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LA GRANGE INTELLIGENCER. The La Grange Intelligencer, a Fayette County weekly newspaper, began publication about January 25, 1844, with James Langley and William P. Bradburn as editor and publisher. The four-column, four-page paper carried the motto "Westward! the Star of empire takes its way." The yearly subscription rate was $6.50; political card insertions cost $4.00 and the announcements of candidates, $10. A typical issue had exchange articles on the first page, editorials on the second, and personal items on the third; the fourth page was devoted to advertisements and court notices. William B. McClellan was publisher by August 1845. Smallwood S. B. Fields, who became editor about May 30, 1844, announced that he planned to devote a part of each issue to information on "Politics, Science, Agriculture, Religion, Foreign Affairs, Miscellaneous Items, and Domestic Matters" but kept the right to "animadvert freely" on government practice. In policy the paper was against Sam Houston and for Edward Burleson for president in 1844; Fields engaged in an editorial war with Thomas Johnson of the National Vindicator. In the September 12, 1845, issue, Fields asked for the friends of the paper to support it with "corn, fodder, potatoes, meat, lumber, cattle, or anything from a dozen eggs to a stick of firewood" to keep it from closing. Evidently his appeal was in vain, for the final issue was published on September 19, 1846.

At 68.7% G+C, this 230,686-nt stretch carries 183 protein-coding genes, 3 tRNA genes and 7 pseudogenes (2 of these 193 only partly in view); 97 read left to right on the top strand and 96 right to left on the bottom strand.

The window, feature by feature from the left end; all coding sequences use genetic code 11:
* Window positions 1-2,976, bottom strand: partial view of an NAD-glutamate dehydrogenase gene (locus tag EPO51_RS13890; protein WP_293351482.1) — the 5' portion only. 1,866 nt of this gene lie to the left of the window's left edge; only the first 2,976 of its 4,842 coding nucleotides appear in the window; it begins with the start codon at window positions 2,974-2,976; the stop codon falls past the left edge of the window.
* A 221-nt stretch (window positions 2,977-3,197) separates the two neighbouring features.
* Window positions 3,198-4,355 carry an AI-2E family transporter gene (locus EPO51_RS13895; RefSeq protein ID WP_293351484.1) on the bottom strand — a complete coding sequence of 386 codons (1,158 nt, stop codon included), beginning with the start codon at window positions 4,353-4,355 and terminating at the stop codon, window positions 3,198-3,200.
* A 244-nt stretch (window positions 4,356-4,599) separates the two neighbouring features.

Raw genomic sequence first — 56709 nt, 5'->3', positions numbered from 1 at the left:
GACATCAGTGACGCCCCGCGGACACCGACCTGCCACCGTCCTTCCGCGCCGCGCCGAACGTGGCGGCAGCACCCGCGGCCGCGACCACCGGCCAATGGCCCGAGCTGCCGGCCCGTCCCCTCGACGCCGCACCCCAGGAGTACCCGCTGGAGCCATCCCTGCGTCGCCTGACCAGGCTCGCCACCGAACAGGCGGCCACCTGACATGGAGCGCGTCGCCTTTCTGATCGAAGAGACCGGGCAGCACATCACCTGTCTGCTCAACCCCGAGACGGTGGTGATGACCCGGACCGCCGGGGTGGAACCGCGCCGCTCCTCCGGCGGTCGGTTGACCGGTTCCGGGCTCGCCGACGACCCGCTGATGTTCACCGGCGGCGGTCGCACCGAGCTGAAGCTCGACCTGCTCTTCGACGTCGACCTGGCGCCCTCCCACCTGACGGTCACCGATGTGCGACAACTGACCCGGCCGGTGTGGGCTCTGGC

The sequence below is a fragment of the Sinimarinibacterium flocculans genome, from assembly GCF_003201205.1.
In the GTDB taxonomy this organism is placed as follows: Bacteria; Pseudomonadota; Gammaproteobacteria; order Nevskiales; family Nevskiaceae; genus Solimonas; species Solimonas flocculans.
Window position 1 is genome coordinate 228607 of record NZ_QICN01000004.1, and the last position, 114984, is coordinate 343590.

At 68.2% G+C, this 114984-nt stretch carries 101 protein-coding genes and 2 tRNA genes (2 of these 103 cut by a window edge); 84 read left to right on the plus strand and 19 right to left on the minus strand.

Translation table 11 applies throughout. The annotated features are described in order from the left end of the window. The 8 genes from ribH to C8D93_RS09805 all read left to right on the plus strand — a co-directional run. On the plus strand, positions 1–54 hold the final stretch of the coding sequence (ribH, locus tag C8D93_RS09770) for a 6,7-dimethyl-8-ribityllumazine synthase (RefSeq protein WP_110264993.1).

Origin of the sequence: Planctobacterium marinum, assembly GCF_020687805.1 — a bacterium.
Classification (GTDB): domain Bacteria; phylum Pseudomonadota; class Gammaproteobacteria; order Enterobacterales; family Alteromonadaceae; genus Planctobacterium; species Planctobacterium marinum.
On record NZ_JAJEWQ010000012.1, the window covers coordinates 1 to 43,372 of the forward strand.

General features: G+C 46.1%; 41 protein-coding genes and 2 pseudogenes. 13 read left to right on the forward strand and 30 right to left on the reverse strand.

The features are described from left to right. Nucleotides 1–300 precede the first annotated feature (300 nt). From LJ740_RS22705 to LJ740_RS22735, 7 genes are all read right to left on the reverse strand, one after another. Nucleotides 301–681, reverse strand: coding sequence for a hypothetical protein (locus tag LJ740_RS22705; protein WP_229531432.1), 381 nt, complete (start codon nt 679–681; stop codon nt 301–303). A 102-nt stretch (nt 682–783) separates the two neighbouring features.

Joe B. Frantz, Newspapers of the Republic of Texas (M.A. thesis, University of Texas, 1940). La Grange High School, Fayette County: Past and Present (La Grange, Texas, 1976). Douglas C. McMurtrie, "Pioneer Printing in Texas," Southwestern Historical Quarterly 35 (January 1932). Julia Lee Sinks, Chronicles of Fayette (La Grange, Texas, Bicentennial Commission, 1975). Leonie Rummel Weyand and Houston Wade, An Early History of Fayette County (La Grange, Texas: La Grange Journal, 1936).

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"LA GRANGE INTELLIGENCER," Handbook of Texas Online (, accessed November 30, 2015. Uploaded on June 15, 2010. Published by the Texas State Historical Association.